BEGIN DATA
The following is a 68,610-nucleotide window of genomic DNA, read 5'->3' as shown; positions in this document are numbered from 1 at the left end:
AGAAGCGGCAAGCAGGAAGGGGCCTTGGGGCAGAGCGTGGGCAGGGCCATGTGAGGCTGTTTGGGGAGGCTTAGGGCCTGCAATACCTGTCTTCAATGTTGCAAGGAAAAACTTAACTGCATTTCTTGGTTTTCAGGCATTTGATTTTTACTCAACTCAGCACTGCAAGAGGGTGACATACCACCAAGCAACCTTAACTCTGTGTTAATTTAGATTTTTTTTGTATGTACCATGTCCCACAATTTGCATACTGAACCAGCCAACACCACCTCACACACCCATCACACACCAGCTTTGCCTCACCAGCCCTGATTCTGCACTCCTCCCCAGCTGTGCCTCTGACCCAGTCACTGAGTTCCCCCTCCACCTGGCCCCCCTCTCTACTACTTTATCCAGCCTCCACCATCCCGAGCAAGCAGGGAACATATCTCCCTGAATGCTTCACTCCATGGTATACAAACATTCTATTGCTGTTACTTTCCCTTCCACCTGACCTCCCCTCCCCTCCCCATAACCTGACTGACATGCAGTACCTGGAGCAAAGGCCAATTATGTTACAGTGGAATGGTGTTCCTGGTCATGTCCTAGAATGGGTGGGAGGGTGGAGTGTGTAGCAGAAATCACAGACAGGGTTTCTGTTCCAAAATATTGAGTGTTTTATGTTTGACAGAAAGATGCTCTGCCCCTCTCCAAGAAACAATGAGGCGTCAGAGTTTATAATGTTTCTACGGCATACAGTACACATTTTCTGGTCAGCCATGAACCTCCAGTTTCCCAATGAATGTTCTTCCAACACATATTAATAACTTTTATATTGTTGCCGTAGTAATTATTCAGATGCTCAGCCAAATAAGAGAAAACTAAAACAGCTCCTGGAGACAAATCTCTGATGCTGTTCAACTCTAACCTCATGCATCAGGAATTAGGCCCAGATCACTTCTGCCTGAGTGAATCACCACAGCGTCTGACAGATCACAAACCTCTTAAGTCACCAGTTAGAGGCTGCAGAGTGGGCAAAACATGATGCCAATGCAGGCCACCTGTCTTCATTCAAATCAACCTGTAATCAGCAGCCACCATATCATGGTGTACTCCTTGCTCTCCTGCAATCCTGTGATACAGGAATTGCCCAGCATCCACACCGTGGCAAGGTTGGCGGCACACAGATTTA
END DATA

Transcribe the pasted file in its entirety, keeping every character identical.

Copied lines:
The following is a 68,610-nucleotide window of genomic DNA, read 5'->3' as shown; positions in this document are numbered from 1 at the left end:
AGAAGCGGCAAGCAGGAAGGGGCCTTGGGGCAGAGCGTGGGCAGGGCCATGTGAGGCTGTTTGGGGAGGCTTAGGGCCTGCAATACCTGTCTTCAATGTTGCAAGGAAAAACTTAACTGCATTTCTTGGTTTTCAGGCATTTGATTTTTACTCAACTCAGCACTGCAAGAGGGTGACATACCACCAAGCAACCTTAACTCTGTGTTAATTTAGATTTTTTTTGTATGTACCATGTCCCACAATTTGCATACTGAACCAGCCAACACCACCTCACACACCCATCACACACCAGCTTTGCCTCACCAGCCCTGATTCTGCACTCCTCCCCAGCTGTGCCTCTGACCCAGTCACTGAGTTCCCCCTCCACCTGGCCCCCCTCTCTACTACTTTATCCAGCCTCCACCATCCCGAGCAAGCAGGGAACATATCTCCCTGAATGCTTCACTCCATGGTATACAAACATTCTATTGCTGTTACTTTCCCTTCCACCTGACCTCCCCTCCCCTCCCCATAACCTGACTGACATGCAGTACCTGGAGCAAAGGCCAATTATGTTACAGTGGAATGGTGTTCCTGGTCATGTCCTAGAATGGGTGGGAGGGTGGAGTGTGTAGCAGAAATCACAGACAGGGTTTCTGTTCCAAAATATTGAGTGTTTTATGTTTGACAGAAAGATGCTCTGCCCCTCTCCAAGAAACAATGAGGCGTCAGAGTTTATAATGTTTCTACGGCATACAGTACACATTTTCTGGTCAGCCATGAACCTCCAGTTTCCCAATGAATGTTCTTCCAACACATATTAATAACTTTTATATTGTTGCCGTAGTAATTATTCAGATGCTCAGCCAAATAAGAGAAAACTAAAACAGCTCCTGGAGACAAATCTCTGATGCTGTTCAACTCTAACCTCATGCATCAGGAATTAGGCCCAGATCACTTCTGCCTGAGTGAATCACCACAGCGTCTGACAGATCACAAACCTCTTAAGTCACCAGTTAGAGGCTGCAGAGTGGGCAAAACATGATGCCAATGCAGGCCACCTGTCTTCATTCAAATCAACCTGTAATCAGCAGCCACCATATCATGGTGTACTCCTTGCTCTCCTGCAATCCTGTGATACAGGAATTGCCCAGCATCCACACCGTGGCAAGGTTGGCGGCACACAGATTTA